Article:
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Date Of Christ's Birth Discussed






The day on which Jesus Christ died is plainly distinguishable, but the
day of His birth is open to very much question, and, literally, is
only conjectural; so that the 25th December must be taken purely as
the day on which His birth is celebrated, and not as His absolute
natal day. In this matter we can only follow the traditions of the
Church, and tradition alone has little value.

In the second and early third centuries of our aera, we only know that
the festivals, other than Sundays and days set apart for the
remembrance of particular martyrs, were the Passover, Pentecost, and
the Epiphany, the baptism or manifestation of our Lord, when came a
voice from Heaven saying, This is my beloved Son, in whom I am well
pleased. This seems always to have been fixed for the 6th of January,
and with it was incorporated the commemoration of His birth.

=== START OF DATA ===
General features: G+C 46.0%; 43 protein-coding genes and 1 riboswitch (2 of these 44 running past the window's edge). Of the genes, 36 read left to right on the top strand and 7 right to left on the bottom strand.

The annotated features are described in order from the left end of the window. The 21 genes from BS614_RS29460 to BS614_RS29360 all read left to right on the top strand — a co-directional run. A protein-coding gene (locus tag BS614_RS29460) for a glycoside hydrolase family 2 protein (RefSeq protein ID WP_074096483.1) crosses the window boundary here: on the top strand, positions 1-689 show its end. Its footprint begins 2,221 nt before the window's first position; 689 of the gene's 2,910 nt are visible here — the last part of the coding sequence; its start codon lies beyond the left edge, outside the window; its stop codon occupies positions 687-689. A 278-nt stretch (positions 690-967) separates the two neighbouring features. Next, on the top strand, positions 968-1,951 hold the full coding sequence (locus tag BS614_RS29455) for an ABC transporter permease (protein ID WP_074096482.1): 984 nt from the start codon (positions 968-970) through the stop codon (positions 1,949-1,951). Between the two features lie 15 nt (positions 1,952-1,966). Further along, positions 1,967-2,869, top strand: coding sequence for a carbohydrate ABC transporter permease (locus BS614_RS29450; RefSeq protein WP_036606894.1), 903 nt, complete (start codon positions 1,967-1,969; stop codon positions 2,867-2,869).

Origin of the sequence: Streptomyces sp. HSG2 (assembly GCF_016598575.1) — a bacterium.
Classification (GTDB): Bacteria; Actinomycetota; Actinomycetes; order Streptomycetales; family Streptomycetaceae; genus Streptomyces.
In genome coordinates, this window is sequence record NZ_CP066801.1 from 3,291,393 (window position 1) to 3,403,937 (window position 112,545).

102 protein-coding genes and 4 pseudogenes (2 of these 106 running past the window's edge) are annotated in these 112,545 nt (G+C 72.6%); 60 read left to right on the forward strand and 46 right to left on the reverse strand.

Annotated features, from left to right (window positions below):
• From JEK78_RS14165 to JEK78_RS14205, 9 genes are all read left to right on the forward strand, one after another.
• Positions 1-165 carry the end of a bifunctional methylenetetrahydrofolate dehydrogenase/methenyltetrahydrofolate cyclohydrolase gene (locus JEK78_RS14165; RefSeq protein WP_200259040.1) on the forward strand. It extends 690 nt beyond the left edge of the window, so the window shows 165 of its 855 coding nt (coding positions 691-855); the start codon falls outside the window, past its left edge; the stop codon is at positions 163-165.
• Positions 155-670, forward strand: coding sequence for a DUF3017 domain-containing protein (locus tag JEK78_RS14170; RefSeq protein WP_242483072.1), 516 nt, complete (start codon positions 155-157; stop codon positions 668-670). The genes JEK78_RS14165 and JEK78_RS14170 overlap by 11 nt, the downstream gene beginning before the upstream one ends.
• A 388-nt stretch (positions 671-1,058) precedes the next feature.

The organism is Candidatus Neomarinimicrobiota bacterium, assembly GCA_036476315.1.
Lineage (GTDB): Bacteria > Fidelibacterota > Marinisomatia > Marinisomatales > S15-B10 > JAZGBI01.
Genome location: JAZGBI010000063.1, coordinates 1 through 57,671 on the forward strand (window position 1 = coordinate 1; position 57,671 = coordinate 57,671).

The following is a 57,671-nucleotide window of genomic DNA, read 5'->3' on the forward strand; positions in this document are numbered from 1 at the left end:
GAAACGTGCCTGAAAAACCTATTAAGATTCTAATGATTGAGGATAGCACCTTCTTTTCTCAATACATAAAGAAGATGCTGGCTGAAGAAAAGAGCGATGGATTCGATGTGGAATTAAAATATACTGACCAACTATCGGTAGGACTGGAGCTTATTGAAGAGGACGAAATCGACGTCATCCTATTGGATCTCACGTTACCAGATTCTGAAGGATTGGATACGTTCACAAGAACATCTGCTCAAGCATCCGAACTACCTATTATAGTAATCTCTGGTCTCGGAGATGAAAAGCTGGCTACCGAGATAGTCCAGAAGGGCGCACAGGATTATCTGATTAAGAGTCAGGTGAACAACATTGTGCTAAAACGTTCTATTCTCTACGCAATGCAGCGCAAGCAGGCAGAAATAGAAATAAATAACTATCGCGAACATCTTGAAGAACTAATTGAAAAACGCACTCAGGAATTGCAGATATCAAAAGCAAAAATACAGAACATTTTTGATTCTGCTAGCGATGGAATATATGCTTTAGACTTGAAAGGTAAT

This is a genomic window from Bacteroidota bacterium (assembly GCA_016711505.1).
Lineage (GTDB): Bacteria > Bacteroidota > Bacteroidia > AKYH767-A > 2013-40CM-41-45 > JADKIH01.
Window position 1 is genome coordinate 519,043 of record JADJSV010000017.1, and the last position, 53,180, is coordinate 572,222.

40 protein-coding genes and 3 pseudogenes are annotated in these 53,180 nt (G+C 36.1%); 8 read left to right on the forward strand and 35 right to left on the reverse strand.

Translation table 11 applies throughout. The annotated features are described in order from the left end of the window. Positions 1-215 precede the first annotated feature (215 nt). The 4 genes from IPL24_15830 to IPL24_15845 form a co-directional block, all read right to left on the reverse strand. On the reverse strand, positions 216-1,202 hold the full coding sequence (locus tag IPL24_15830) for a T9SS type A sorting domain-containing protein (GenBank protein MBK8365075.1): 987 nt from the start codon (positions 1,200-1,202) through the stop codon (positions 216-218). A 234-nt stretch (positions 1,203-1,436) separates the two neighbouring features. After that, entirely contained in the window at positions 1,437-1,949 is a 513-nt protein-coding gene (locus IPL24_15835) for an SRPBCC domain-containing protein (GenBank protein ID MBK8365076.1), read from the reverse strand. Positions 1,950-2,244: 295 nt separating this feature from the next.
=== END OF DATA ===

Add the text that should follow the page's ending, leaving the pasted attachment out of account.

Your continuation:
Titus Flavius Clemens, generally known as Clemens of Alexandria, lived
exactly at this time, and was a contemporary of Origen. He speaks
plainly on the subject, and shows the uncertainty, even at that early
epoch of Christianity, of fixing the date:[1] There are those who,
with an over-busy curiosity, attempt to fix not only the year, but the
date of our Saviour's birth, who, they say, was born in the
twenty-eighth year of Augustus, on the 25th of the month Pachon,
i.e. the 20th of May. And in another place he says: Some say that
He was born on the 24th or 25th of the month Pharmuthi, which would
be the 19th or 20th of April.



But, perhaps, the best source of information is from the Memoires
pour servir a l'histoire ecclesiastique des six premiers Siecles, by
Louis Sebastian